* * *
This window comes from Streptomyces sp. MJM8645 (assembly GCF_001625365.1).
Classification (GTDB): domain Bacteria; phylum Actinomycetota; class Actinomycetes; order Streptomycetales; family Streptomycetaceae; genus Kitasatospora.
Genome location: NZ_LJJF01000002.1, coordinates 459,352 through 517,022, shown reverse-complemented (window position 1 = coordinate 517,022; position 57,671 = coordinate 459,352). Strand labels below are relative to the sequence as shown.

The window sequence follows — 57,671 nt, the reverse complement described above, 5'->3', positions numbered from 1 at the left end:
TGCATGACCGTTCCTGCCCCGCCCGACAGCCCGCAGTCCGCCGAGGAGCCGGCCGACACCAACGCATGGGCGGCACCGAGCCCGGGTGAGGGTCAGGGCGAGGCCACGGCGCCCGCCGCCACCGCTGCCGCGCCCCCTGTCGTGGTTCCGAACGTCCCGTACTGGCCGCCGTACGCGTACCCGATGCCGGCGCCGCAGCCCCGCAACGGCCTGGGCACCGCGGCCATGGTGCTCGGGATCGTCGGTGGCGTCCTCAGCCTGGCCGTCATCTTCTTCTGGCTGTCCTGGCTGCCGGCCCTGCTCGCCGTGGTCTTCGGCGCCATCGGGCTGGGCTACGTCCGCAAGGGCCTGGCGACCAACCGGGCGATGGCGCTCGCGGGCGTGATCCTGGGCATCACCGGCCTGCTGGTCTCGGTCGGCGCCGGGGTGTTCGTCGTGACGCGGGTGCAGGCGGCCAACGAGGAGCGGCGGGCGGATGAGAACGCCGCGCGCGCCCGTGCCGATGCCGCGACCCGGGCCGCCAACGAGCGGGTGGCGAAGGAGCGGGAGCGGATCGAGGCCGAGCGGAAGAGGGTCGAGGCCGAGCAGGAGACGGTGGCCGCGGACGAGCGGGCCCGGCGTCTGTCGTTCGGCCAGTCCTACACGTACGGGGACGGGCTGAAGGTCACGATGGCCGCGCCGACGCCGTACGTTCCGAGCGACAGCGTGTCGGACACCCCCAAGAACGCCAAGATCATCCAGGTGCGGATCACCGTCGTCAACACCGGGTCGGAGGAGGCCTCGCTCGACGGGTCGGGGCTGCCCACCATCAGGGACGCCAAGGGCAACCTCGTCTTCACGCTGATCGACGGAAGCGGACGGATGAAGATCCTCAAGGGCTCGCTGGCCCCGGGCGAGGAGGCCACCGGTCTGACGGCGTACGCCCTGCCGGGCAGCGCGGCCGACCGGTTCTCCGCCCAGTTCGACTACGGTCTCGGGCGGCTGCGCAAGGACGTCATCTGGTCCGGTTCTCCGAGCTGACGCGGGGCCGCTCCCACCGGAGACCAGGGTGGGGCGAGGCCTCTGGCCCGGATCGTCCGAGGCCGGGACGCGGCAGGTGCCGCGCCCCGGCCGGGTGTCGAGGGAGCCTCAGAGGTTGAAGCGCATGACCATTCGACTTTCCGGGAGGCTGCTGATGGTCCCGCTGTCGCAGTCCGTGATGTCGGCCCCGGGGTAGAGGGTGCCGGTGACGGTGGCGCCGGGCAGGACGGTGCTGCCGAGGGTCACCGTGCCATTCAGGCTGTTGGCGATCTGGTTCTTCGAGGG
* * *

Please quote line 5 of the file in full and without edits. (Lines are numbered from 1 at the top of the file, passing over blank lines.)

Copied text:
TGCATGACCGTTCCTGCCCCGCCCGACAGCCCGCAGTCCGCCGAGGAGCCGGCCGACACCAACGCATGGGCGGCACCGAGCCCGGGTGAGGGTCAGGGCGAGGCCACGGCGCCCGCCGCCACCGCTGCCGCGCCCCCTGTCGTGGTTCCGAACGTCCCGTACTGGCCGCCGTACGCGTACCCGATGCCGGCGCCGCAGCCCCGCAACGGCCTGGGCACCGCGGCCATGGTGCTCGGGATCGTCGGTGGCGTCCTCAGCCTGGCCGTCATCTTCTTCTGGCTGTCCTGGCTGCCGGCCCTGCTCGCCGTGGTCTTCGGCGCCATCGGGCTGGGCTACGTCCGCAAGGGCCTGGCGACCAACCGGGCGATGGCGCTCGCGGGCGTGATCCTGGGCATCACCGGCCTGCTGGTCTCGGTCGGCGCCGGGGTGTTCGTCGTGACGCGGGTGCAGGCGGCCAACGAGGAGCGGCGGGCGGATGAGAACGCCGCGCGCGCCCGTGCCGATGCCGCGACCCGGGCCGCCAACGAGCGGGTGGCGAAGGAGCGGGAGCGGATCGAGGCCGAGCGGAAGAGGGTCGAGGCCGAGCAGGAGACGGTGGCCGCGGACGAGCGGGCCCGGCGTCTGTCGTTCGGCCAGTCCTACACGTACGGGGACGGGCTGAAGGTCACGATGGCCGCGCCGACGCCGTACGTTCCGAGCGACAGCGTGTCGGACACCCCCAAGAACGCCAAGATCATCCAGGTGCGGATCACCGTCGTCAACACCGGGTCGGAGGAGGCCTCGCTCGACGGGTCGGGGCTGCCCACCATCAGGGACGCCAAGGGCAACCTCGTCTTCACGCTGATCGACGGAAGCGGACGGATGAAGATCCTCAAGGGCTCGCTGGCCCCGGGCGAGGAGGCCACCGGTCTGACGGCGTACGCCCTGCCGGGCAGCGCGGCCGACCGGTTCTCCGCCCAGTTCGACTACGGTCTCGGGCGGCTGCGCAAGGACGTCATCTGGTCCGGTTCTCCGAGCTGACGCGGGGCCGCTCCCACCGGAGACCAGGGTGGGGCGAGGCCTCTGGCCCGGATCGTCCGAGGCCGGGACGCGGCAGGTGCCGCGCCCCGGCCGGGTGTCGAGGGAGCCTCAGAGGTTGAAGCGCATGACCATTCGACTTTCCGGGAGGCTGCTGATGGTCCCGCTGTCGCAGTCCGTGATGTCGGCCCCGGGGTAGAGGGTGCCGGTGACGGTGGCGCCGGGCAGGACGGTGCTGCCGAGGGTCACCGTGCCATTCAGGCTGTTGGCGATCTGGTTCTTCGAGGG